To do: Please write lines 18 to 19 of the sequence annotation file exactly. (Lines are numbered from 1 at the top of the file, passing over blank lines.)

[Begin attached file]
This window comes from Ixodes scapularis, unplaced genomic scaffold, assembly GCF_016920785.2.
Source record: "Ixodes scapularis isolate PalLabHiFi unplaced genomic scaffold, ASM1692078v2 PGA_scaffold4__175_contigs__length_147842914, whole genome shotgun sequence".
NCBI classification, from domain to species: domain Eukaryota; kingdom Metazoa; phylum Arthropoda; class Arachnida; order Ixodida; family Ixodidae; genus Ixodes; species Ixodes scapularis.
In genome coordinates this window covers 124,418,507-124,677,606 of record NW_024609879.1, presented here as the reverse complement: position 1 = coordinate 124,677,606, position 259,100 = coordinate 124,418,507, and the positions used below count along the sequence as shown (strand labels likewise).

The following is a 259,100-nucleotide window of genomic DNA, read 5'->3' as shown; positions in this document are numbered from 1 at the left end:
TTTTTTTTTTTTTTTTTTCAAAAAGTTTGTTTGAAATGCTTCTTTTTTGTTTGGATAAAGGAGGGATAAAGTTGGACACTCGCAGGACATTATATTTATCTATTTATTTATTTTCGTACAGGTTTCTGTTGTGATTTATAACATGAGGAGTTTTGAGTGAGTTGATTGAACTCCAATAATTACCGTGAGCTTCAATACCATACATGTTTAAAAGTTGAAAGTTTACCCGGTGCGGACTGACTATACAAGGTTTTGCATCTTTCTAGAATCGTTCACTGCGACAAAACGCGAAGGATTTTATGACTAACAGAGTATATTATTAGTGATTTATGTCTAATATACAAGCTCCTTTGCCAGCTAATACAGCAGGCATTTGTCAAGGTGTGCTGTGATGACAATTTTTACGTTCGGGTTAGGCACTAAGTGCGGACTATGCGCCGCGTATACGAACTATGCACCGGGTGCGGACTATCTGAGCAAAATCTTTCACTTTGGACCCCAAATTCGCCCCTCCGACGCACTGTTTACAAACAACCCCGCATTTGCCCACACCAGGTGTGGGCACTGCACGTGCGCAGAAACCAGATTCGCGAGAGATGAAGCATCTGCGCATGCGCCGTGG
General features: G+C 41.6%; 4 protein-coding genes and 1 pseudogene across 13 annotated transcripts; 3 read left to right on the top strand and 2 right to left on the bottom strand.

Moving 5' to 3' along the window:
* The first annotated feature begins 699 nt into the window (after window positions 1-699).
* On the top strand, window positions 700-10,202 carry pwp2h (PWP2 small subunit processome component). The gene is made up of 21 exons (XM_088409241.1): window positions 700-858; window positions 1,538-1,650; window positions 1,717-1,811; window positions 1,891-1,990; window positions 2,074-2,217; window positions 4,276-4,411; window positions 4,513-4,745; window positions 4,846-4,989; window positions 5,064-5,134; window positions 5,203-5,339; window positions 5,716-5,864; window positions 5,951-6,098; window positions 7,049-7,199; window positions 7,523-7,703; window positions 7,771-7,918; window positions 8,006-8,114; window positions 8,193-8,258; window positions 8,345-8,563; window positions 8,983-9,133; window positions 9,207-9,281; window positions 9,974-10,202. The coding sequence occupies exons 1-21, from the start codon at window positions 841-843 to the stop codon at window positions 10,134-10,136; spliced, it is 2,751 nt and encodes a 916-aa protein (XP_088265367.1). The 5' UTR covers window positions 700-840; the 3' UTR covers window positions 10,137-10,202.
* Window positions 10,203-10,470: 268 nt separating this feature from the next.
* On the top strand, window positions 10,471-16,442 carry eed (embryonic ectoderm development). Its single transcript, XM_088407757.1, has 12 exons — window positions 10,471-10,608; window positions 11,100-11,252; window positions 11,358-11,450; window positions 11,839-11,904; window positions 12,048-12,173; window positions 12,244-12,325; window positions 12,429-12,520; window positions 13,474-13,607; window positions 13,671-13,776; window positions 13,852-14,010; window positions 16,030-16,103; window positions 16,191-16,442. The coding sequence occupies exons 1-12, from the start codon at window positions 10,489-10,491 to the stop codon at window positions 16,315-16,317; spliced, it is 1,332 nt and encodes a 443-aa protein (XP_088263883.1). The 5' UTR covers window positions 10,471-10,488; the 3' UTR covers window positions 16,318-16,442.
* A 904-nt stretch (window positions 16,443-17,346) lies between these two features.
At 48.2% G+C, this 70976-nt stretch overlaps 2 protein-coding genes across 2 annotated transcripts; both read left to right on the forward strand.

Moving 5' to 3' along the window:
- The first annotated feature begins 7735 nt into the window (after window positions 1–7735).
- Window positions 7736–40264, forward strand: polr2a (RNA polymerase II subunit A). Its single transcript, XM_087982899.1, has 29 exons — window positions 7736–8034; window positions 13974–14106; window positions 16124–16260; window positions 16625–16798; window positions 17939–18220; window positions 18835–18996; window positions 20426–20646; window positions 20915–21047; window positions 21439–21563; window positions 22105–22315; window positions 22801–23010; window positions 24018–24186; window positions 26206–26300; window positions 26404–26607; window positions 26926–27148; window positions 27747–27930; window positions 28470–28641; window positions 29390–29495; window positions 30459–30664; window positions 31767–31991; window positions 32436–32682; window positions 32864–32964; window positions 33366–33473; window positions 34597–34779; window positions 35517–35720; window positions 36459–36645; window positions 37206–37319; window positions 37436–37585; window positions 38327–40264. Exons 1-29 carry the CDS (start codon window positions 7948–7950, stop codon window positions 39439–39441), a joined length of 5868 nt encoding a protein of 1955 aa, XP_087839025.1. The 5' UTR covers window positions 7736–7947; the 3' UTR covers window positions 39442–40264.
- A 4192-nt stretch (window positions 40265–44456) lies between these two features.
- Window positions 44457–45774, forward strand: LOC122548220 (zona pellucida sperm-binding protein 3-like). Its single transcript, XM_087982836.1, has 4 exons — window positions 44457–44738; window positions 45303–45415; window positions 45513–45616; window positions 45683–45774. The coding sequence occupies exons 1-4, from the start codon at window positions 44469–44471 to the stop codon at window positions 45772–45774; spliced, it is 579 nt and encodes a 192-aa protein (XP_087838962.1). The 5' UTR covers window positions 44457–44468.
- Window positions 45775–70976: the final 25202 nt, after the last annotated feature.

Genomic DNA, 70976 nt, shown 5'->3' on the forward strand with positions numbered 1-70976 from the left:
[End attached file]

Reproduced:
- A 4192-nt stretch (window positions 40265–44456) lies between these two features.
- Window positions 44457–45774, forward strand: LOC122548220 (zona pellucida sperm-binding protein 3-like). Its single transcript, XM_087982836.1, has 4 exons — window positions 44457–44738; window positions 45303–45415; window positions 45513–45616; window positions 45683–45774. The coding sequence occupies exons 1-4, from the start codon at window positions 44469–44471 to the stop codon at window positions 45772–45774; spliced, it is 579 nt and encodes a 192-aa protein (XP_087838962.1). The 5' UTR covers window positions 44457–44468.